Reply to “Concerns about Recently Identified Widespread Antisense Transcription in Escherichia coli”

Article (PDF Available)inmBio 1(2) · June 2010with22 Reads
DOI: 10.1128/mBio.00119-10 · Source: PubMed
Reply to “Concerns about Recently Identified Widespread Antisense
Transcription in Escherichia coli
I
n our recent article, “Widespread Antisense Transcription in
Escherichia coli (1), we describe the identification of ~1,000
antisense RNAs (aRNAs) in the model bacterium Escherichia coli.
This finding is significant because it suggests that aRNAs represent
a major class of regulators in bacteria. Slonczewski expressed con-
cerns regarding (i) the documentation of methods used, (ii) pos-
sible contamination of the cDNA library, (iii) insufficient con-
trols, and (iv) failure to consider alternative interpretations of the
data (4).
Due to strict space limitations for Observations, we provided
only the most relevant aspects of the methods used. A detailed
description of the library construction is included at the end of
this letter.
Library construction involved ligation of an RNA linker, re-
verse transcription, and two rounds of nested PCR. This method
effectively eliminates the possibility of contamination by exoge-
nous DNA or RNA. We attempted to construct a control cDNA
library from a mock sample lacking RNA. We cloned and se-
quenced several individual fragments from this library, all of
which were products formed by ligation of multiple mutant RNA
linker oligonucleotides. Hence, we did not subject this library to
high-throughput sequencing. This observation supports the idea
that contamination by exogenous DNA or RNA was not a con-
cern.
As described in the article, we validated the aRNAs using bioin-
formatic and experimental approaches. Crucially, we demon-
strated that (i) putative aRNAs are significantly enriched for “A” at
the initiating nucleotide (P 1e
50
) and are indistinguishable in
this respect from published RNA 5= ends (P 0.40); (ii) 10
hexamers for putative aRNAs have significantly better matches to
the consensus sequence than random sequences do (P
8.8E
102
) and are indistinguishable from those of published RNAs
(P 0.49); (iii) 9 of 10 putative aRNA promoters tested resulted
in significant expression of a lacZ reporter gene; in all nine cases,
expression was dependent upon an intact 10 hexamer, indica-
tive of a functional promoter; and (iv) one of two putative aRNAs
tested repressed expression of the overlapping protein-coding
gene.
Our data are most easily explained by the presence of a large
number of aRNAs and are not consistent with any other reason-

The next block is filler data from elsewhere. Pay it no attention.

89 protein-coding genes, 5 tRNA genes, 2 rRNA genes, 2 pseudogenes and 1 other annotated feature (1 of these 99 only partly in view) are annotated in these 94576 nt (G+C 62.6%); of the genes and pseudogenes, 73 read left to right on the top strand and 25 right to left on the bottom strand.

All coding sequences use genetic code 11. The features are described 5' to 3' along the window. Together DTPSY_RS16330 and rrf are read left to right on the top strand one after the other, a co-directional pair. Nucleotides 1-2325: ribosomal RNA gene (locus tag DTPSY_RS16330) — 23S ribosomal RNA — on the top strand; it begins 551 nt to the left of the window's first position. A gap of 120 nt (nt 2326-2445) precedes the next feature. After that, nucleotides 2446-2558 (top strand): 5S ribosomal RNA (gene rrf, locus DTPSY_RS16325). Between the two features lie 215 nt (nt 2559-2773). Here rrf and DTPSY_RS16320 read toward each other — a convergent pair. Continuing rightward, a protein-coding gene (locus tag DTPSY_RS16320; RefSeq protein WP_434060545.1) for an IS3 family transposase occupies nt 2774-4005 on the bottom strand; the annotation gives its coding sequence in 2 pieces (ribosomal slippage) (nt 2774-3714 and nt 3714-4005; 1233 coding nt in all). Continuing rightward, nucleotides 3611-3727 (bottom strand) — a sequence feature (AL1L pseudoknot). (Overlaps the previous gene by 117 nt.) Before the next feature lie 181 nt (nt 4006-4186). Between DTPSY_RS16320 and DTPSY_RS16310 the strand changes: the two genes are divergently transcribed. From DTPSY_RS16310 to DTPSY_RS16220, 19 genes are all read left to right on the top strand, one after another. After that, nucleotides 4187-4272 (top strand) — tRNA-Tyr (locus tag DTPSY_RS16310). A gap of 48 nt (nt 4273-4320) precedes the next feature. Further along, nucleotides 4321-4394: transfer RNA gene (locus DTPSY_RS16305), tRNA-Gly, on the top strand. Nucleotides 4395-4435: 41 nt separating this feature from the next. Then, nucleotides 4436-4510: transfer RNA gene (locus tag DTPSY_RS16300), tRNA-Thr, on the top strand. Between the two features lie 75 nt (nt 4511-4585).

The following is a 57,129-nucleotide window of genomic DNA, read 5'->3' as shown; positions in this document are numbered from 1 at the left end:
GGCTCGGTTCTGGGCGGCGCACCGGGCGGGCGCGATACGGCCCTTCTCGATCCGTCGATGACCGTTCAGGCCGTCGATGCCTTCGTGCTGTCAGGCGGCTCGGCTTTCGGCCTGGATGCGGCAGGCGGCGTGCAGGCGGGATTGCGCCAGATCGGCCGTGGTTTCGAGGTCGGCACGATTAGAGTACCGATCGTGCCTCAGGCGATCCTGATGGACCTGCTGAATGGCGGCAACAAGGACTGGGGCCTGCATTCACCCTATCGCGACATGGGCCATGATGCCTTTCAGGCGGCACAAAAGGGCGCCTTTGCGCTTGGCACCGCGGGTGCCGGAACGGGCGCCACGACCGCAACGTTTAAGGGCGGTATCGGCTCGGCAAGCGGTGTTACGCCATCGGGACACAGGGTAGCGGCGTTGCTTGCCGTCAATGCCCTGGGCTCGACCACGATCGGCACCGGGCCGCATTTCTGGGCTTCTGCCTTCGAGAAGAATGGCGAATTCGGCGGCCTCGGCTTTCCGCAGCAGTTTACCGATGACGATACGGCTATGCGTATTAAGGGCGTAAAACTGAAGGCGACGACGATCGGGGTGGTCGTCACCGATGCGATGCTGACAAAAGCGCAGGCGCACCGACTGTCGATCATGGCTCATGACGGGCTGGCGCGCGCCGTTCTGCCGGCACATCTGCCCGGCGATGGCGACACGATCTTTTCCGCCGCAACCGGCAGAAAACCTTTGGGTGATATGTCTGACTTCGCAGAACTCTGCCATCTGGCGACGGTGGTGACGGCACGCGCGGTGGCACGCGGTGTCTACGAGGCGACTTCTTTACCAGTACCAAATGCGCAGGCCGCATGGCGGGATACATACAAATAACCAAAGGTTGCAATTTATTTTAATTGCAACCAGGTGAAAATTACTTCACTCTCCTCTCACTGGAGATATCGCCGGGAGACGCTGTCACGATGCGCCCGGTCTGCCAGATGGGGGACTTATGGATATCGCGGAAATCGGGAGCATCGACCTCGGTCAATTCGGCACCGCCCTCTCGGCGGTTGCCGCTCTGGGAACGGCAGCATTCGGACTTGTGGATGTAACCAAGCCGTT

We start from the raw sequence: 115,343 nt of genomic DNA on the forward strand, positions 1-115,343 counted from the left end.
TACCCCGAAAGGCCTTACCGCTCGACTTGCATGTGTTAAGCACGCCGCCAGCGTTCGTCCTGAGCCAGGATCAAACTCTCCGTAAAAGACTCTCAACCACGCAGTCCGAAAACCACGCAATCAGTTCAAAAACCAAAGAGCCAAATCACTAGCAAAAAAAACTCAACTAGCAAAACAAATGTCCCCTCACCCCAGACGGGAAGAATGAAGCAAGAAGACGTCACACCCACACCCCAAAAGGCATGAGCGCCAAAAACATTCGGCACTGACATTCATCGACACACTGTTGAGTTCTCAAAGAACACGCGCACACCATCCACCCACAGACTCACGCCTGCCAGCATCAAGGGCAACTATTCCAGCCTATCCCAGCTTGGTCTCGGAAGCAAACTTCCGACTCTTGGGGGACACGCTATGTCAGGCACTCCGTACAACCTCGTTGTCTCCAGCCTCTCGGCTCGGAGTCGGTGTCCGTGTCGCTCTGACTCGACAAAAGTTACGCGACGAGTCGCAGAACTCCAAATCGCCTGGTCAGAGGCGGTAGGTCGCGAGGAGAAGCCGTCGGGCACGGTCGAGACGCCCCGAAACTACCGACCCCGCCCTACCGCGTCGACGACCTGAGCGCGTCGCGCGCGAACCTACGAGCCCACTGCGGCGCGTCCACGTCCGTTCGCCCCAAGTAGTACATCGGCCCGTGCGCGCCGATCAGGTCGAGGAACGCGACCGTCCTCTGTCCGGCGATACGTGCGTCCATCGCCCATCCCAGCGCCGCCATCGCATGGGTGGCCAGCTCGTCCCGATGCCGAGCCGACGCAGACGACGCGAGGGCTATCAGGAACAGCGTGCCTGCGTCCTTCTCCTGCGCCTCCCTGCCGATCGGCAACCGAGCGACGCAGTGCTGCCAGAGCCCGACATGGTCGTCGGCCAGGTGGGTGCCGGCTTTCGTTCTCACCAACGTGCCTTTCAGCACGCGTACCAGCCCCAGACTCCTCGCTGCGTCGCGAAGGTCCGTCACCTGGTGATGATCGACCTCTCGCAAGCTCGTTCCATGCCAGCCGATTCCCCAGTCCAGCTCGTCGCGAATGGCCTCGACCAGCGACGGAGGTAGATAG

able interpretation. We note that no other possible interpretations
and no other controls were suggested by Slonczewski.
Lastly, our conclusions are consistent with those of many other
studies. In particular, a study in which the authors identified a
similar number of aRNAs in Helicobacter pylori (2) was published
while our work was in press.
For cDNA library construction, MG1655 E. coli cells were
grown in LB to an optical density at 600 nm (OD
600
) of 0.7. RNA
was purified using the hot-phenol method (3) and treated with
DNase I. rRNA was removed by two rounds of treatment with the
MICROBExpress kit (Ambion). RNA was treated with tobacco
acid pyrophosphatase (TAP). TAP-treated RNA was purified by
phenol extraction and ethanol precipitation. An RNA oligonucle-
otide (5=-ACACUCUUUCCCUACACGACGCUCUUCCGAUC
U-3=) was ligated to the RNA 5= ends using T4 RNA ligase 1 (NEB)
for1hat37°C. RNA was gel purified to remove unligated 5= linker
oligonucleotide. RNA was reverse transcribed with 5=-GTTTCCC
AGTCACGATCNNNNNNNNN-3= and SuperScript III reverse
transcriptase (Invitrogen). cDNA was amplified by PCR (25 cy-
cles) using primers 5=-GTTTCCCAGTCACGATC-3= and 5=-AC
ACTCTTTCCCTACACG-3=. DNAs of lengths between 80 and
200 bp were gel purified and reamplified by PCR using primers
5=-GTTTCCCAGTCACGATC-3= and 5=-ACGCTCTTCCGATC
T-3=. One-hundredth of the DNA sample was amplified by PCR
using the primers 5=-AATGATACGGCGACCACCGAGATCTAC
ACTCTTTCCCTACACGACGCTCTTCCGATCT-3= and 5=-CA
AGCAGAAGACGGCATACGAGCTCTTCCGATCTGTTTC
CCAGTCACGATC-3=.
REFERENCES
1. Dornenburg, J. E., A. M. DeVita, M. J. Palumbo, and J. T. Wade. 2010.
Widespread antisense transcription in Escherichia coli. mBio 1(1):e00024-
10. doi:10.1128/mBio.00024-10.
2. Sharma, C. M., S. Hoffmann, F. Darfeuille, J. Reignier, S. Findeiss, A.
Sittka, S. Chabas, K. Reiche, J. Hackermüller, R. Reinhardt, P. F. Stadler,
and J. Vogel. 2010. The primary transcriptome of the major human patho-
gen Helicobacter pylori. Nature 464:250–255.
3. Rhodius, V. A., W. C. Suh, G. Nonaka, J. West, and C. A. Gross. 2006.
Conserved and variable functions of the sigmaE stress response in related
genomes. PLoS Biol. 4(1):e2. doi:10.1371/journal.pbio.0040002.
4. Slonczewski, J. L. 2010. Concerns about recently identified widespread
antisense transcription in Escherichia coli. mBio 1(2):e00106-10. doi:10
.1128/mBio.00106-10.
Joseph T. Wade
James E. Dornenburg
Anne M. DeVita
Michael J. Palumbo
Wadsworth Center, New York State Department of Health, Albany, New York,
USA
Published 18 May 2010
Citation Wade, J. T., J. E. Dornenburg, A. M. DeVita, and M. J. Palumbo. 2010. Reply to
“Concerns about recently identified widespread antisense transcription in Escherichia
coli.” mBio 1(2):e00119-10. doi:10.1128/mBio.00119-10.
Copyright © 2010 Wade et al. This is an open-access article distributed under the terms
of the Creative Commons Attribution-Noncommercial-Share Alike 3.0 Unported License,
which permits unrestricted noncommercial use, distribution, and reproduction in any
medium, provided the original author and source are credited.
Address correspondence to Joseph T. Wade, jwade@wadsworth.org.
AUTHOR REPLY
May/June 2010 Volume 1 Issue 2 e00119-10
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